April 8, 2019 | Lucy Penn
Over the past 12 months we’ve heard how newspapers such as New York Times, Wall Street Journal and Financial Times have successfully implemented paid-for subscription strategies and grown their digital subscriber base. What we haven’t heard, is how magazines are doing the same. However, following FIPP’s most recent Digital Subscription Snapshot it looks as though things are starting to change…
New York Times are most definitely the ‘pioneers’ when it comes to growing their subscription revenue and they have bold plans to hit 10 million subscribers by 2025 and recently revealed that they’ve generated $709 million in digital revenue. They saw a significant rise in subscribers following Trump’s inauguration and continued to grow their subscribers by launching popular digital products such as their Cooking and Crossword Apps. So how are magazines looking to follow suit?
More Leading Magazine Brands are Introducing Paywalls
The success that some of the bigger newspaper brands have enjoyed has definitely seen confidence build in making reader revenues work across the magazine sector. In early 2019 Conde Nast revealed that they would be placing all of their titles behind a ‘dynamic’ paywall following lots of experimenting with some of their larger brands over the past few years.
One of their larger titles, The New Yorker, has 167,000 digital only subscribers after launching a metered paywall in 2014. Many of Conde Nast’s titles are sat behind a meter which allows readers to access 4 articles for free each month. Later this year they will introduce a paywall across their other titles including Vogue and GQ.
Are Dynamic Paywalls the Way Forward?
New York Magazine introduced a Dynamic Paywall on their website at the end of November, charging readers $5 per month to access their content. They also offer a $70 annual subscription which provides access to the magazine. Their paywall works by giving readers a certain amount of reading time rather than a certain number of articles. Looking ahead, they’ve hinted at offering additional subscriber benefits including access to exclusive member events.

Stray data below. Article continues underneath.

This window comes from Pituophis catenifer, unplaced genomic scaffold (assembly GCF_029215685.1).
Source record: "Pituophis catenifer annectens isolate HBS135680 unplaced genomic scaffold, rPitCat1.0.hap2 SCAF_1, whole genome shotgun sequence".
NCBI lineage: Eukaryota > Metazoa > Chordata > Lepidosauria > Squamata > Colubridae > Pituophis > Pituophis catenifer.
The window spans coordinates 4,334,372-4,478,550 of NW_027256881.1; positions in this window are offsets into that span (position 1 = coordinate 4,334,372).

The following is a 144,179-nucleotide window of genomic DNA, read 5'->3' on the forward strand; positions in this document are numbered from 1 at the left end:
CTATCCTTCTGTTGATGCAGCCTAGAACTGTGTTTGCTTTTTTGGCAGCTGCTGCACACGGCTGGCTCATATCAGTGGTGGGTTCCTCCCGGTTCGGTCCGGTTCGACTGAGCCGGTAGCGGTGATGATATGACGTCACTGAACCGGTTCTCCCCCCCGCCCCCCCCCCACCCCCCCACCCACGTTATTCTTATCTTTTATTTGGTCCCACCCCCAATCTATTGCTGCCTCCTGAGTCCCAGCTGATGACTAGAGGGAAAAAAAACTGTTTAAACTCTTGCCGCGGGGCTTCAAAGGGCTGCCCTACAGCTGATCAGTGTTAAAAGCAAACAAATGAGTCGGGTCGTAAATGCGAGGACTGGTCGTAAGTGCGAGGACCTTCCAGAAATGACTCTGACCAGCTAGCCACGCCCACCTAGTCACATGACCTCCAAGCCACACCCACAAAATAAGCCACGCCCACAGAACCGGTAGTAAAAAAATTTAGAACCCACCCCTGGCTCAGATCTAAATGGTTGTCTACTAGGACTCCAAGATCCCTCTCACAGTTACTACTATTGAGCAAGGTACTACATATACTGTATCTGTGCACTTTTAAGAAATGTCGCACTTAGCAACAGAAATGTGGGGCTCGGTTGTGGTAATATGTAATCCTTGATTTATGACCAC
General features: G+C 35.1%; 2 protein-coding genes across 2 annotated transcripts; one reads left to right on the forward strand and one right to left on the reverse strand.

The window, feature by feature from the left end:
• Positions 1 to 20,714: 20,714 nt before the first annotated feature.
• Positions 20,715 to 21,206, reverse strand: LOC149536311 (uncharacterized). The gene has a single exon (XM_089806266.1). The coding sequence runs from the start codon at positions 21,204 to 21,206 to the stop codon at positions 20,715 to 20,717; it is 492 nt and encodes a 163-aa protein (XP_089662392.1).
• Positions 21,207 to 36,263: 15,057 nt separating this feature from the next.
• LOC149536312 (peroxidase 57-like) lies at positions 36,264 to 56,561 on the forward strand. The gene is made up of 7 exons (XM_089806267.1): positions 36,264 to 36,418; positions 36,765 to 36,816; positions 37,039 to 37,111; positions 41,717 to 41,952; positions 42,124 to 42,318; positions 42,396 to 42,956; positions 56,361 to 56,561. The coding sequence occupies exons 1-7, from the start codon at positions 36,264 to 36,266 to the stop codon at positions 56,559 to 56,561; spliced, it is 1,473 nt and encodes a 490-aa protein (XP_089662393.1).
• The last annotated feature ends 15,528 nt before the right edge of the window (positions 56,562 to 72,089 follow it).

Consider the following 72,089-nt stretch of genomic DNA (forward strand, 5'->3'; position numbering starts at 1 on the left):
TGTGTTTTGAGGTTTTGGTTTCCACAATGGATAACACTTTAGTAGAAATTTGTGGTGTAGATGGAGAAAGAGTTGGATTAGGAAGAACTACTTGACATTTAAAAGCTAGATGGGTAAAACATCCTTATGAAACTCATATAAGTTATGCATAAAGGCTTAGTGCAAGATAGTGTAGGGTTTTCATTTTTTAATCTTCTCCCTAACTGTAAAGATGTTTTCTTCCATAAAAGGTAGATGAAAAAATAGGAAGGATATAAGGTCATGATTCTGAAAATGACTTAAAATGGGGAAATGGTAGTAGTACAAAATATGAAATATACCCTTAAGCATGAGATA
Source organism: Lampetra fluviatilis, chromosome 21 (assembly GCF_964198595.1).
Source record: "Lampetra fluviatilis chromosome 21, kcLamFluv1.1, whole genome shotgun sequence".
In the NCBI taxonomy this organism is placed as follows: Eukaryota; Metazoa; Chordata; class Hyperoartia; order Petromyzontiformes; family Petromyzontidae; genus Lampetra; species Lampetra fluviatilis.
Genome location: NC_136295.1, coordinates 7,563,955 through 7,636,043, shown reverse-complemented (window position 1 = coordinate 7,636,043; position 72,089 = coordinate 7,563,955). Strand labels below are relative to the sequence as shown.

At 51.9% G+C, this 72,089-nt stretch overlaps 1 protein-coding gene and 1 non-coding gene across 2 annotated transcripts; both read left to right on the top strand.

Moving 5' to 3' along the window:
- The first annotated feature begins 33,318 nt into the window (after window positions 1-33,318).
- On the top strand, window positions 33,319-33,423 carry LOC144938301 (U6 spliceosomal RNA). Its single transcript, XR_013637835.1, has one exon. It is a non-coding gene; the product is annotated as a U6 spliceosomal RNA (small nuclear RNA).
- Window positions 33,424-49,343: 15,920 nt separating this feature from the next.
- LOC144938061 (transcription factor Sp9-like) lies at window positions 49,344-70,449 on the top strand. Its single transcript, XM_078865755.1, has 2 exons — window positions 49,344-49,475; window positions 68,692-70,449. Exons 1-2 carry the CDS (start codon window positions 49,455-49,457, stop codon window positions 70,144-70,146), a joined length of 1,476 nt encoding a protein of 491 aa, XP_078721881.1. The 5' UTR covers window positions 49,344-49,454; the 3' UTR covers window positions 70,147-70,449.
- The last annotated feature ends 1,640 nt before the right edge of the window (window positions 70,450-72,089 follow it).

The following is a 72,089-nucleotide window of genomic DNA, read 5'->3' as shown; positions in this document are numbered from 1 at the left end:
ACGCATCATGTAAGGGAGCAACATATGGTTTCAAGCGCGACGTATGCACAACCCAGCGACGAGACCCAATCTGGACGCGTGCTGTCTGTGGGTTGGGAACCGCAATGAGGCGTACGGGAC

What makes their paywall ‘dynamic’ is the fact that it will be displayed at different times depending on the reader’s behaviour. For example, they’ve suggested that readers who spend a lot of time consuming their content will see the paywall appear much faster. Other publishers who implement Dynamic Paywalls do so in order to learn more about their readers and build ‘profiles’ so that over time they can deliver personalised paywalls to drive subscriber numbers.
The NYT’s Dynamic Paywall, which allows the publisher to tailor digital subscription offers to different segments of their audience, is undoubtedly proving successful. Over the next 12 months we’ll see more magazine groups experimenting with their own ‘flexible’ subscription solution, enabling them to deliver solutions tailored to their reader’s interests, online behaviours and price sensitivity.